• There is no such thing as intuitive. Something is intuitive only if it works the way you were previously taught. IOS is intuitive only because everyone knows that clicking on an icon launches an app. It's what everyone has been doing since a gui was first used on a computer. I bet the vast majority of IOS users don't know how to set things up and avoid the settings menu completely. Every single gesture on IOS isn't discoverable. People know about them because they saw others do it and know the same scrolling gestures and pinch to zoom are common to all the smartphones. I bet most people don't know about the four finger swipe to switch apps or five finger pinch to go to the home screen. Most people I see click the home button and then click the icon to launch the tombstoned app. Do a search for IOS shortcuts and gestures and I bet you will find some you never knew about. The most you can do is keep gestures and menus simple so that it is easier to learn.
  • What do you mean? You will always have access to the desktop so the only thing that will change is loss of access to the start menu when you have a touch screen only interface. In that case you will get the traditional start menu and everyone knows how to operate that.
  • Wouldn't everything that is in the start menu also be available on the start screen? All else fails, just search for it. It's the quickest way to access anything on windows anyways. The masses would get it once it is shown to them. Microsoft needs to provide a proper video to teach people to use the software. The windows 8 help animations were not enough to teach the new features. I learned windows 8 by watching a 5 minute video on youtube. Everyone I've shown how to use windows 8 pretty much understood it once they saw how everything works and played with it for a few minutes. The supposed lost productivity to teach windows 8 was really overblown. Just send everyone a link to one of the youtube videos and let them watch it for 5 minutes.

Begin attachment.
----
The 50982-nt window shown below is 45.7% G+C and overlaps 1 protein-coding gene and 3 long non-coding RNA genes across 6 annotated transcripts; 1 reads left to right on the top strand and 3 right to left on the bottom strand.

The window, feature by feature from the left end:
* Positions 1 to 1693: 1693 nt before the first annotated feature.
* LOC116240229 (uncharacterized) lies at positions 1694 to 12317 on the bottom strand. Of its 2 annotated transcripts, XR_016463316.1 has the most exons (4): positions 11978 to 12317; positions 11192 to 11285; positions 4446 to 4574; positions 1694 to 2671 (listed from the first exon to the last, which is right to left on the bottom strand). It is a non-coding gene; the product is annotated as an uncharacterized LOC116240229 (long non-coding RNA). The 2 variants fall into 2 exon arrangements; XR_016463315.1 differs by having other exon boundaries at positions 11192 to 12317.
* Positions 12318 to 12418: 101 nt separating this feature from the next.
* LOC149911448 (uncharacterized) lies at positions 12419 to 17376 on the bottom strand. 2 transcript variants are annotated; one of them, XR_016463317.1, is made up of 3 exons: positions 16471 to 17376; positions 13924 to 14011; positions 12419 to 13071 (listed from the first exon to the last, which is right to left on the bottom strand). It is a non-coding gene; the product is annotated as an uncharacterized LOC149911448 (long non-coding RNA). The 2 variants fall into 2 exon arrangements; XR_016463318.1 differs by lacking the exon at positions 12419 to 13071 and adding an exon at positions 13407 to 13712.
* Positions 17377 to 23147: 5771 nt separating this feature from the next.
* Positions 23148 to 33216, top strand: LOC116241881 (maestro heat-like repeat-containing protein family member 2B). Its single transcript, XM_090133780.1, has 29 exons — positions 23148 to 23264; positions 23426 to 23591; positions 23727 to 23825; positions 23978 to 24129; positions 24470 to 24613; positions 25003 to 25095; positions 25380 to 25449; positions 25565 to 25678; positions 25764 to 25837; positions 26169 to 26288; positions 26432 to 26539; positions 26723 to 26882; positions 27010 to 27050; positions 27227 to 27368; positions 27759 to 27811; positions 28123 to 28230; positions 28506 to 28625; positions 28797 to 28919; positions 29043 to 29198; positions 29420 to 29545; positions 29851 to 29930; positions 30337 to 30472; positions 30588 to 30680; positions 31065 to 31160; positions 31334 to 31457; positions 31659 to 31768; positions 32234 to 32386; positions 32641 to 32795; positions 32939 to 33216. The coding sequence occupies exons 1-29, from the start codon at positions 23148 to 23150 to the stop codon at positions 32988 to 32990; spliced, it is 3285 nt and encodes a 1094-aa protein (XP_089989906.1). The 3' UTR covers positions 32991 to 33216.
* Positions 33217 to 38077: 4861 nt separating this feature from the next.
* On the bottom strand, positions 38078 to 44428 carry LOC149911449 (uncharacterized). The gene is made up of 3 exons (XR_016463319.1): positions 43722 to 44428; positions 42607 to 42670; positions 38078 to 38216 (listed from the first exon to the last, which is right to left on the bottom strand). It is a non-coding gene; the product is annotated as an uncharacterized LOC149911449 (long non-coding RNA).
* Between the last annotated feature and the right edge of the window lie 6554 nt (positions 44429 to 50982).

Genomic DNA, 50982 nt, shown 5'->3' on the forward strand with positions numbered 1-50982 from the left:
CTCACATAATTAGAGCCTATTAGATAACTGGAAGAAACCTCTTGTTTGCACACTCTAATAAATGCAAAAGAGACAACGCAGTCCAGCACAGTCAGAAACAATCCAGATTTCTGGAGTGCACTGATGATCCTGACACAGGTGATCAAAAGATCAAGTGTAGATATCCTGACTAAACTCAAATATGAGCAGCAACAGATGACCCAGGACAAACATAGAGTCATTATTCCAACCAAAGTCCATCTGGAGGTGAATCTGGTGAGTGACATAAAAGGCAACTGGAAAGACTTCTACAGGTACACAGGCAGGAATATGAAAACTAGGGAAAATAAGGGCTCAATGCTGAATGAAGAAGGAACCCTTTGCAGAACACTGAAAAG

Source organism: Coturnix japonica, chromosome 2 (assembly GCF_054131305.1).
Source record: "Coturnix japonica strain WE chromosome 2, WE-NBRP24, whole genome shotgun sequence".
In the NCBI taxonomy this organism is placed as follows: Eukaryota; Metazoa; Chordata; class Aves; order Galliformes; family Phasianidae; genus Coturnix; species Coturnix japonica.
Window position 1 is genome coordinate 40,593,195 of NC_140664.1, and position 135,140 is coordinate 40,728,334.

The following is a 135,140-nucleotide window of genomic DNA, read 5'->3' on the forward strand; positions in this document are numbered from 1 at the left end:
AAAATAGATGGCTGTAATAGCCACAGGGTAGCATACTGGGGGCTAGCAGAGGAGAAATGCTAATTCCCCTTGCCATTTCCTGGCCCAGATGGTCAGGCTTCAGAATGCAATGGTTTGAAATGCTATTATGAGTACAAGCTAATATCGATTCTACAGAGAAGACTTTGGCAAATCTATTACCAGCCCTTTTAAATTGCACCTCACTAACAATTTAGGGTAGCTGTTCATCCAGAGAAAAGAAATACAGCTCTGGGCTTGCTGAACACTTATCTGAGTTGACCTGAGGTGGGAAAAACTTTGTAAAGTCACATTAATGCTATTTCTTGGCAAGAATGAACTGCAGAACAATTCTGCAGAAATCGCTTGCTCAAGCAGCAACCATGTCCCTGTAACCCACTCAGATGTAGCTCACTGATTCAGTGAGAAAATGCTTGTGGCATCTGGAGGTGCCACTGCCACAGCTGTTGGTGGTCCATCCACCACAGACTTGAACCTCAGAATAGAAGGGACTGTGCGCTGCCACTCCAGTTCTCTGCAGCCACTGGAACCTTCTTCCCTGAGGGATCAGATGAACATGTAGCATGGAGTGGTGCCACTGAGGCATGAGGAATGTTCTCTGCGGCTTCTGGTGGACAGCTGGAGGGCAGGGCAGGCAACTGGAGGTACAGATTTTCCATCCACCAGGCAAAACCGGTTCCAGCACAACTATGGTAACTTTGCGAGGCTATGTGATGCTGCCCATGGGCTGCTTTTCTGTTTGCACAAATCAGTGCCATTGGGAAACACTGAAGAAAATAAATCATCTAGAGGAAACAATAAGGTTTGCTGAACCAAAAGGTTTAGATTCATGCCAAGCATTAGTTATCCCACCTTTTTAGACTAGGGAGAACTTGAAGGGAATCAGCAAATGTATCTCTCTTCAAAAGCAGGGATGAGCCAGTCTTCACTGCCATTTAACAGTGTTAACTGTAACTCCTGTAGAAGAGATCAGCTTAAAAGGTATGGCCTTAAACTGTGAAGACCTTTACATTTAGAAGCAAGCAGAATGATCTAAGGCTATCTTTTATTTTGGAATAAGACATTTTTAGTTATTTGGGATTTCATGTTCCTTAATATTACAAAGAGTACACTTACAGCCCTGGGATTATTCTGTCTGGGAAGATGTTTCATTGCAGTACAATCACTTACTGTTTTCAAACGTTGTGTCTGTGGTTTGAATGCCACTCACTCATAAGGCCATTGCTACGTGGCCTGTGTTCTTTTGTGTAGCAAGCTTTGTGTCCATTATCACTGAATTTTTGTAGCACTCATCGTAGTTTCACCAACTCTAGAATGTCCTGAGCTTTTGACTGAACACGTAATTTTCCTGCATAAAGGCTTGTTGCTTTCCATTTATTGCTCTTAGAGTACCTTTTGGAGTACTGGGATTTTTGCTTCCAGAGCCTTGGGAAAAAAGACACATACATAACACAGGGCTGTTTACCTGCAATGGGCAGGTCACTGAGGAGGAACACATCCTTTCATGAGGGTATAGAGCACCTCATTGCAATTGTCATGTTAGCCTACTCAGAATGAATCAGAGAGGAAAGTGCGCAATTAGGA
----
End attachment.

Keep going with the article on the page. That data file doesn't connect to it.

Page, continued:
• Just so long as I can switch to full tablet style Metro interface without detaching my keyboard, when I'm using my desktop's Logitech T650 as a touch interface, then fine. I don't like this automatic idea though, as I find Windows rarely does well at mindreading. MS better remember to give the customer control over it this time.
  • I sent feedback add part of the insider program to add an easy way of "maximizing" the start menu into the full start screen, even on a desktop. Hopefully this will include something like that. I shouldn't have to check a box and log off to switch back and forth.
  • Just give me back 8.1-style full-screen metro apps and full startup apps support in Start screen mode. That's what stops me from using Start screen instead of the buggy Start menu.
  • Are you actually calling the start menu buggy while using an early build of a tech preview?
  • long may this public release testing phase continuum!
  • I'm absolutely loving this preview testing, the process of seeing the final form of windows 10 taking shape with the help of the community is awesome. Microsoft really is very different than what it used to be, and all for the better.
  • Sweet. Too bad I don't have a Surface or transforming laptop (also can't afford one).
  • What's going to happen with devices like the dell xps 12 duo where the keyboard doesn't detach? I think the metro menu works well, but so does the desktop. What's this change going to bring?
  • I'm curious about this too.  I have a Surface Pro 3, but I don't detach the keyboard when I use it as a tablet.  It seems that it should know I'm using it like a tablet when I touch the screen.  If you use the trackpad or keyboard to launch an app, then launch it in a window.  If I launch an app by touching the screen then launch it fullscreen.  Same with the Start Screen vs. Start Menu.  Which one you get should depend on whether you launched it with touch or not.  Why would it ever have to ask?
  • I probably use the touch screen as much as i do the trackpad and keyboard. Sometimes its easier to just touch the screen to select something than to use the trackpad mouse. Other times I want to scroll with the trackpad. Is this continuum thing going to have a seizure when I do this! I haven't installed the preview on my dell so I can't even test to find out. I guess time will tell.
  • OK what if you have a transformer laptop and not a damn surface, will it work
  • We shall see. I will only like this if the apps still behave the way they do currently in 8.1. Like, swiping from the top and such. If they don't do that,then I will be upset. Because I have learned to make this UI work so well for is ridiculous.
  • What is that stupid, idiotic list on the left side?  And why are we still subjected to that stupid Task Bar?
  • They should leave an option in PC settings to allow all apps to launch full screen mode when using the start screen like on 8.1, then windowed if start menu is enabled.